9 Symptoms of a Bad IT Project Sponsor

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The right project sponsor can make or break the success of a project, so it’s important to know upfront whether your sponsor truly supports your project.

Think you may have a problem sponsor? Here are a few symptoms that indicate you do:

  1. You don’t know who your sponsor is.
  2. Your sponsor doesn’t know they are your sponsor.
  3. Any time you ask for a needed resource, your sponsor says “no.”
  4. When you have an impediment, your sponsor says, “Just make it go away, I am too busy.”
  5. You hear through the grapevine that your sponsor is bad-mouthing the project.
  6. Your sponsor asks, “Why are we doing this project anyway?”
  7. When you provide a status report to your sponsor, they never offer feedback.
  8. The project team asks you if this project is important to the success of the organization.
  9. You are receiving conflicting objectives from your sponsors.

So what are the roles, skills, and capabilities of a great sponsor? Below are what I have seen to be the critical success factors for great sponsorship:

role and ideal profile of a project sponsor

Stories of Sponsors Gone Bad

Having been involved with almost 100 IT projects over the past 30 years as a project manager, participant, sponsor, consultant, observer, etc., I have seen great, good, average and darn right bad project sponsors.

The best way I know to illustrate the ramifications of project sponsorship is to share a few stories. The names of organizations, people and other details have been changed to protect the innocent (and the guilty).

Competing Objectives

Many years ago, I was co-sponsor of a project to replace a key system in our supply chain. I was under pressure to replace the current system due to important compliance issues that would impact revenue. The project was behind schedule and over budget, and the window to go-live was fast approaching.

My co-sponsor was under pressure to add new functionality to improve business processes. Testing on the new functionality was going very badly, with no clear path to resolving issues. Competing objectives resulted in conflict and poor relations at a critical time in the project. This tension should have been identified and reconciled before the project began.

Lack of Commitment

A good project sponsor needs to give their full commitment to the success of a project. That was not the case when I was brought in as part of a consulting team to review an ERP implementation and business process redesign. After a few weeks, I realized that the project team was not given the right resources to be successful. The sponsor was not available to the team, leading the project managers to feel defeated, helpless, and resigned to failure.

After talking to the project sponsor it became evident that she was supportive of the project—she wanted it to be successful—but wasn’t committed to doing everything in her power to make it a success. After providing this feedback to her, the sponsor made a 180-degree change in her approach. The project managers saw and felt her commitment and understood that they could be successful.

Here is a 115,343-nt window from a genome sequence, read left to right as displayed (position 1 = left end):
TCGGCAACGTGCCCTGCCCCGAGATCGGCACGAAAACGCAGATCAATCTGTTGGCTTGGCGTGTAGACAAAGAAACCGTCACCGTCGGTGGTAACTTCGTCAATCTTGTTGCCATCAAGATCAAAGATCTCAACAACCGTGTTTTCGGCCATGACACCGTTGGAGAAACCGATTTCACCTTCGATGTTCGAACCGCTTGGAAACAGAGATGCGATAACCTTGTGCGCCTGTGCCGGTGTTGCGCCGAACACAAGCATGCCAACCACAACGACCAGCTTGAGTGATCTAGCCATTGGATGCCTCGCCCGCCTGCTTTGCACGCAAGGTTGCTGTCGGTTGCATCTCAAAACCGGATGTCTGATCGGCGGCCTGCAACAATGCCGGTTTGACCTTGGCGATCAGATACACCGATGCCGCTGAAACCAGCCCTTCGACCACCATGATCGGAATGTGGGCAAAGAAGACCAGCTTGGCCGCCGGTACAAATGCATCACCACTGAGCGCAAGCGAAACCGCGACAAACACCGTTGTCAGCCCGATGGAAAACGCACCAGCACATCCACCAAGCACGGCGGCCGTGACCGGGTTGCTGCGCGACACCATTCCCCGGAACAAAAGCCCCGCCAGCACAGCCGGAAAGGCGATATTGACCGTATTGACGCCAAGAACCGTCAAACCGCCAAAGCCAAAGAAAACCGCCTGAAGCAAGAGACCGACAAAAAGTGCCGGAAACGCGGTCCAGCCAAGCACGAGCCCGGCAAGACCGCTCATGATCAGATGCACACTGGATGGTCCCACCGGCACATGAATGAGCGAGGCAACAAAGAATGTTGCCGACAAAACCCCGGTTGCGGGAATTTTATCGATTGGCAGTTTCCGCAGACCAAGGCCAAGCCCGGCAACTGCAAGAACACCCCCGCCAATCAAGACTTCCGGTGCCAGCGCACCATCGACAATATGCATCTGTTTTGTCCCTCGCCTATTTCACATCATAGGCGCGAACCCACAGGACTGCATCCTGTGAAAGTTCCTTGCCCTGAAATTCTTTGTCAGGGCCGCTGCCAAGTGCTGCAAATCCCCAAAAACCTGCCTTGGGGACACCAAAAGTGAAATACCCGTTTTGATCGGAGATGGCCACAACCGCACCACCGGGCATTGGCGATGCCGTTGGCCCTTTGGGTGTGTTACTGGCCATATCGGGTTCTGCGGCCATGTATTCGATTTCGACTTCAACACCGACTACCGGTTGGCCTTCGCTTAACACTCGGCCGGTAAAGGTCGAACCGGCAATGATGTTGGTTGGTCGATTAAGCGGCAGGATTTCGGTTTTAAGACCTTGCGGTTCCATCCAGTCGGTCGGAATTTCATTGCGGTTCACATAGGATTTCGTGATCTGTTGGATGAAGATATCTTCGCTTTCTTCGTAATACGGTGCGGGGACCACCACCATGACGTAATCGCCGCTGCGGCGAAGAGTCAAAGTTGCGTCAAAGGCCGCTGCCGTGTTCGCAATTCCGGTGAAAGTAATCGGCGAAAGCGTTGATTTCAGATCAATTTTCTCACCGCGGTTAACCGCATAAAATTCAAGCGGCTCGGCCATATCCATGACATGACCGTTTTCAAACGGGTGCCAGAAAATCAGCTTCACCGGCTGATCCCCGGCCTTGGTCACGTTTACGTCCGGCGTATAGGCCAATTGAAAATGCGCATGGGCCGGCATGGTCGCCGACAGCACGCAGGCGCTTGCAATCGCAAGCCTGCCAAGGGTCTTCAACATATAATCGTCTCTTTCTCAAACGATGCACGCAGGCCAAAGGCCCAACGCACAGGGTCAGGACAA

Lack of Influence

On another engagement, the head of the department whose budget was impacted had been chosen by the client to be the project sponsor. However, the user base and the benefits of the system we were implementing were much broader than this individual’s organization. More importantly, the nominated sponsor had limited ability to influence those outside his organizational authority (and even some within).

We quickly identified a widely-respected, more senior-level executive who would be able to make the tough decisions, remove impediments across the different divisions, and be committed to the success of the project.

There is hope…

I have also seen excellent project sponsorship up close and personal: As part of a global ERP implementation, I saw firsthand how three sponsors were fully committed to the success of the project. Everyday, they showed their commitment by being present, working very closely together, providing the needed resources to the team, removing impediments, and making the tough decisions fast. I can honestly say that without these sponsors the project would not have been successful.

Keys to Successful Project Sponsorship

Remember these takeaways from the examples and definitions above:

  1. Project sponsorship can make or break a project.
  2. If there are multiple project sponsors, align goals up front.
  3. Make it clear what is expected of the sponsor.
  4. Take quick actions to remedy poor sponsorship. If it isn’t working, change the sponsorship when possible.
  5. When it is working, celebrate and let the sponsor know.

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